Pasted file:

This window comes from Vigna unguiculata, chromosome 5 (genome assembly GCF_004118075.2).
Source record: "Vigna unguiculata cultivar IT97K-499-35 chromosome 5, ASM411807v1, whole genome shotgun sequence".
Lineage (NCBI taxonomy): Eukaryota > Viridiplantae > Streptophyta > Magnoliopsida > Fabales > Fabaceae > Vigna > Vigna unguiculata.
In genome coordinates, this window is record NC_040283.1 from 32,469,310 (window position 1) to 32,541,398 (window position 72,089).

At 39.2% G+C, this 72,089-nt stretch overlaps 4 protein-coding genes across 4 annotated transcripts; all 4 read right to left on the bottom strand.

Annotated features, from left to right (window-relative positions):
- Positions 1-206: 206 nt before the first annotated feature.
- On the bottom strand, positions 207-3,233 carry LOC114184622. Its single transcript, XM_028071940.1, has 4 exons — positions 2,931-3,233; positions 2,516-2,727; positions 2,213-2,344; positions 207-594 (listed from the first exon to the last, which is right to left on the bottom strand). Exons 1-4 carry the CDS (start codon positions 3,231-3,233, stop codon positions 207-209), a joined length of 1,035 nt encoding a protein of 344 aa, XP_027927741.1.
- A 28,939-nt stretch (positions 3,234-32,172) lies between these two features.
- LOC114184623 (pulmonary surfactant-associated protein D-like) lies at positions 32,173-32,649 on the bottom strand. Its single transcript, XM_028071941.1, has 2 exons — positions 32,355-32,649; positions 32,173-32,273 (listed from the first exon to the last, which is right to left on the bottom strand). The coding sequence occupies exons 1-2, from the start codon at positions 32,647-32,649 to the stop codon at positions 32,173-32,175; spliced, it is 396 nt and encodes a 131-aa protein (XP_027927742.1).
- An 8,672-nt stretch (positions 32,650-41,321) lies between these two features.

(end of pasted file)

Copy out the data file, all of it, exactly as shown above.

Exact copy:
This window comes from Vigna unguiculata, chromosome 5 (genome assembly GCF_004118075.2).
Source record: "Vigna unguiculata cultivar IT97K-499-35 chromosome 5, ASM411807v1, whole genome shotgun sequence".
Lineage (NCBI taxonomy): Eukaryota > Viridiplantae > Streptophyta > Magnoliopsida > Fabales > Fabaceae > Vigna > Vigna unguiculata.
In genome coordinates, this window is record NC_040283.1 from 32,469,310 (window position 1) to 32,541,398 (window position 72,089).

At 39.2% G+C, this 72,089-nt stretch overlaps 4 protein-coding genes across 4 annotated transcripts; all 4 read right to left on the bottom strand.

Annotated features, from left to right (window-relative positions):
- Positions 1-206: 206 nt before the first annotated feature.
- On the bottom strand, positions 207-3,233 carry LOC114184622. Its single transcript, XM_028071940.1, has 4 exons — positions 2,931-3,233; positions 2,516-2,727; positions 2,213-2,344; positions 207-594 (listed from the first exon to the last, which is right to left on the bottom strand). Exons 1-4 carry the CDS (start codon positions 3,231-3,233, stop codon positions 207-209), a joined length of 1,035 nt encoding a protein of 344 aa, XP_027927741.1.
- A 28,939-nt stretch (positions 3,234-32,172) lies between these two features.
- LOC114184623 (pulmonary surfactant-associated protein D-like) lies at positions 32,173-32,649 on the bottom strand. Its single transcript, XM_028071941.1, has 2 exons — positions 32,355-32,649; positions 32,173-32,273 (listed from the first exon to the last, which is right to left on the bottom strand). The coding sequence occupies exons 1-2, from the start codon at positions 32,647-32,649 to the stop codon at positions 32,173-32,175; spliced, it is 396 nt and encodes a 131-aa protein (XP_027927742.1).
- An 8,672-nt stretch (positions 32,650-41,321) lies between these two features.